There is no heat,
only the tiny
who rub your skin
when quickened by the sun.
To be without them
is a horrible
to crest a hill
and feel no warmth at all.
The Condemned Man
I’m waiting on the breakers to cross the sea and break me.
My death has been delayed—delay upon delay.
I’m waiting on a letter which will spell my future.
While waiting I can do nothing, nothing but wait.
The scroll of days unwinds and curls around my feet.
Like blessed Lady Jane the Nine-Day Queen I pray,
axeman, dispatch me quickly; or else pass me over
and stay this train of tears of which we want no more.
I’ve done a census of the house’s lightbulbs
and to each room assigned a single lamp.
I wait for every molecule of air
to stagger out before I seal the chamber,
empty except for one buddha ablaze.
It all comes down to billable hours: how many
you salvage from the wreckage of the day.
My only leverage is my readiness
to eat from the trash, to glean an ugly orange.
I may be poor but at least I have my Latin:
enough to puzzle through the epigraphs
that stain these ancient leaves, preserved I fear
merely to humble me. If I am likewise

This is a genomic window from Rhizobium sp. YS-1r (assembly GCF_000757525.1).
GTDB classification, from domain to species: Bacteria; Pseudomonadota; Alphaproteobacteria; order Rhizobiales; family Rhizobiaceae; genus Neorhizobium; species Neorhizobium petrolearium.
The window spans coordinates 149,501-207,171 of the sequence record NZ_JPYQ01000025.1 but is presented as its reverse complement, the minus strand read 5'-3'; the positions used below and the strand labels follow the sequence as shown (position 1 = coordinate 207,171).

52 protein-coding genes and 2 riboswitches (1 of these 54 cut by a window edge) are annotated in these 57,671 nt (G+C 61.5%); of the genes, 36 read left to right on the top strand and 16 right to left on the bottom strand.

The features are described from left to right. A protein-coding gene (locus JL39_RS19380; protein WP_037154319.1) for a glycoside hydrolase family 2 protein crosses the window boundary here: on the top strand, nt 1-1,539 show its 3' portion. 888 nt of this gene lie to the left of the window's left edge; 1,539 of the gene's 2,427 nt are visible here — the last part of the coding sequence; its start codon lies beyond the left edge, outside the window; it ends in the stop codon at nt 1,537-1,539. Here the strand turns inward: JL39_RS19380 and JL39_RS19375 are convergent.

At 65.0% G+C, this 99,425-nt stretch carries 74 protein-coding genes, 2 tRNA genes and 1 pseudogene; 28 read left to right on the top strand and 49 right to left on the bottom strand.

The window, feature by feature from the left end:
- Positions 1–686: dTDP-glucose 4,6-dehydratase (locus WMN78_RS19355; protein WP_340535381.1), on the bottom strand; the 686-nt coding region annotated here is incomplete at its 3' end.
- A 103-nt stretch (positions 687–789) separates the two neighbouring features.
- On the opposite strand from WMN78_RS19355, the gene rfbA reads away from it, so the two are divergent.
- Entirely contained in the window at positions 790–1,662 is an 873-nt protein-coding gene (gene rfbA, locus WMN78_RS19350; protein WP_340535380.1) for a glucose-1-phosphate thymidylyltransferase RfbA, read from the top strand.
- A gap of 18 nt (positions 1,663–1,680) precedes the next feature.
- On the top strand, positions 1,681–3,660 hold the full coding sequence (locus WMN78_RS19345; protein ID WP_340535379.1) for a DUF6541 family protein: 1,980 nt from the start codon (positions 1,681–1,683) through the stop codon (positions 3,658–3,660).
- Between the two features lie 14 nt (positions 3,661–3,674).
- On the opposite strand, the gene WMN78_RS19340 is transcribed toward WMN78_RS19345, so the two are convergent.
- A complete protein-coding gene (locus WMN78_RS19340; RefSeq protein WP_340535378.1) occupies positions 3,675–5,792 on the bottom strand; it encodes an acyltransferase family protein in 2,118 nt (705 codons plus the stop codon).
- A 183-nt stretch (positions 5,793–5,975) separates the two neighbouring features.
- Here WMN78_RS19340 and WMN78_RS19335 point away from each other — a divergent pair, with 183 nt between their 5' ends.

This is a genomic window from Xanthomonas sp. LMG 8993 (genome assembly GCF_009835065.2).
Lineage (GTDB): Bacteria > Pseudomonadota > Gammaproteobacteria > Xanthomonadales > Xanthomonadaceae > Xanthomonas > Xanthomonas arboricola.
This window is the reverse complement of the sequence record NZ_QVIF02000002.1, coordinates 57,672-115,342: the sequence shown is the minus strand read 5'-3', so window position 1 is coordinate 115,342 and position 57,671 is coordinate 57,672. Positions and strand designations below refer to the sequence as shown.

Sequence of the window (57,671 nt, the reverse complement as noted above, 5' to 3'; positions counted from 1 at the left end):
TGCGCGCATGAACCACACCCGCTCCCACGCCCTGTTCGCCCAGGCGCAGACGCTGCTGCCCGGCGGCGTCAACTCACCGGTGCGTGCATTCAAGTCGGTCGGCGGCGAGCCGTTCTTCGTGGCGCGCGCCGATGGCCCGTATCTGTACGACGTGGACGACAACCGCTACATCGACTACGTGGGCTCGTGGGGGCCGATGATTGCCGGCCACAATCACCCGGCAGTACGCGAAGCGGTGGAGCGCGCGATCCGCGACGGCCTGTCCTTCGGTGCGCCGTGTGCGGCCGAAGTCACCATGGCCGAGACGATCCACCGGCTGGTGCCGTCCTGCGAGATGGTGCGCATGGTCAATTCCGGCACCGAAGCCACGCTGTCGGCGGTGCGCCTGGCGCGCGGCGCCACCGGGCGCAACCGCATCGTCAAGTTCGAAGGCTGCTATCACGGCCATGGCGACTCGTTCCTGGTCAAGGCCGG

carried into the future, I must pray
that by the many hands I’m scoured clean.
I count my pain in pills. I tally them,
each one recorded in my diary.
My stomach’s wrecked. I’ve burnt a hole straight through it.
Each day, I climb the wheel and fall again.
I only need these teeth to last a while,
until I’m lowered in the grave smiling.
I am a wishbone, bent until I snap,
returning my good luck unto the world.
I’ve passed my peak and now begun descent.
In bed, I turn my life over and over,
petitioning Fortuna, make me well.
If I am sick, then make me well again.
Marshall Mallicoat is a poet from Kansas, currently living in Chicago. His work has appeared in NY Tyrant, Electric Literature, and some other places.